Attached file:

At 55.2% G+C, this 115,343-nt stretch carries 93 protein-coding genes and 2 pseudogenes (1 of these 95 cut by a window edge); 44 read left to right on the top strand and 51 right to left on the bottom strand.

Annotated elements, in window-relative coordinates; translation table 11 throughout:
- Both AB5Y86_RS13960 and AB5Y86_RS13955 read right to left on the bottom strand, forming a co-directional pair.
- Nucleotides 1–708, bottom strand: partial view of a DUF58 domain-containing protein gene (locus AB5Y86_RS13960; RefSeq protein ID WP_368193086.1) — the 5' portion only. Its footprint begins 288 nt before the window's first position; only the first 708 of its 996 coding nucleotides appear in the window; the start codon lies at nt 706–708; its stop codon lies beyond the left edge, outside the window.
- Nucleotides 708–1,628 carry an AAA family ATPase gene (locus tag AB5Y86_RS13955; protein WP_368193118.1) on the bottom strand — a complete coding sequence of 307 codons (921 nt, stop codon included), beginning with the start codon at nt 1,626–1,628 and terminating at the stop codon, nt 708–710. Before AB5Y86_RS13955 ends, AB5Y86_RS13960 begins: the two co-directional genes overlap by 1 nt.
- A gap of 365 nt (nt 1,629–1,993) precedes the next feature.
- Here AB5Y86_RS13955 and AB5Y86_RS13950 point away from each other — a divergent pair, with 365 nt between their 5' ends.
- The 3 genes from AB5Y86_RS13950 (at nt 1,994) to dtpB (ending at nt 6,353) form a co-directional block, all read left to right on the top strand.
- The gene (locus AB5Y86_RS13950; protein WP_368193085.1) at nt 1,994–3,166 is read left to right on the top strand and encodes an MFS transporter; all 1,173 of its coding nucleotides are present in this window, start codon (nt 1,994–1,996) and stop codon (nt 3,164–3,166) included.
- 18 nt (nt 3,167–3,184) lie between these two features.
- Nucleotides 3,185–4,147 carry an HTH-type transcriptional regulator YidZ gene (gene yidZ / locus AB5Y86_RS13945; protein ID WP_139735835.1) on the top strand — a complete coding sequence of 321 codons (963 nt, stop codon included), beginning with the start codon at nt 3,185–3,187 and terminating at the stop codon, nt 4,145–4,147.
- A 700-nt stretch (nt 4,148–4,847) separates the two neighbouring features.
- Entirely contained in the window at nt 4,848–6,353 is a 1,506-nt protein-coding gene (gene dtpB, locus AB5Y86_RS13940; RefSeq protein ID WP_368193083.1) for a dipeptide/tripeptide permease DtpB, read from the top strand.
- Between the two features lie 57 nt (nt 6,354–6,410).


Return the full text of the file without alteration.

At 55.2% G+C, this 115,343-nt stretch carries 93 protein-coding genes and 2 pseudogenes (1 of these 95 cut by a window edge); 44 read left to right on the top strand and 51 right to left on the bottom strand.

Annotated elements, in window-relative coordinates; translation table 11 throughout:
- Both AB5Y86_RS13960 and AB5Y86_RS13955 read right to left on the bottom strand, forming a co-directional pair.
- Nucleotides 1–708, bottom strand: partial view of a DUF58 domain-containing protein gene (locus AB5Y86_RS13960; RefSeq protein ID WP_368193086.1) — the 5' portion only. Its footprint begins 288 nt before the window's first position; only the first 708 of its 996 coding nucleotides appear in the window; the start codon lies at nt 706–708; its stop codon lies beyond the left edge, outside the window.
- Nucleotides 708–1,628 carry an AAA family ATPase gene (locus tag AB5Y86_RS13955; protein WP_368193118.1) on the bottom strand — a complete coding sequence of 307 codons (921 nt, stop codon included), beginning with the start codon at nt 1,626–1,628 and terminating at the stop codon, nt 708–710. Before AB5Y86_RS13955 ends, AB5Y86_RS13960 begins: the two co-directional genes overlap by 1 nt.
- A gap of 365 nt (nt 1,629–1,993) precedes the next feature.
- Here AB5Y86_RS13955 and AB5Y86_RS13950 point away from each other — a divergent pair, with 365 nt between their 5' ends.
- The 3 genes from AB5Y86_RS13950 (at nt 1,994) to dtpB (ending at nt 6,353) form a co-directional block, all read left to right on the top strand.
- The gene (locus AB5Y86_RS13950; protein WP_368193085.1) at nt 1,994–3,166 is read left to right on the top strand and encodes an MFS transporter; all 1,173 of its coding nucleotides are present in this window, start codon (nt 1,994–1,996) and stop codon (nt 3,164–3,166) included.
- 18 nt (nt 3,167–3,184) lie between these two features.
- Nucleotides 3,185–4,147 carry an HTH-type transcriptional regulator YidZ gene (gene yidZ / locus AB5Y86_RS13945; protein ID WP_139735835.1) on the top strand — a complete coding sequence of 321 codons (963 nt, stop codon included), beginning with the start codon at nt 3,185–3,187 and terminating at the stop codon, nt 4,145–4,147.
- A 700-nt stretch (nt 4,148–4,847) separates the two neighbouring features.
- Entirely contained in the window at nt 4,848–6,353 is a 1,506-nt protein-coding gene (gene dtpB, locus AB5Y86_RS13940; RefSeq protein ID WP_368193083.1) for a dipeptide/tripeptide permease DtpB, read from the top strand.
- Between the two features lie 57 nt (nt 6,354–6,410).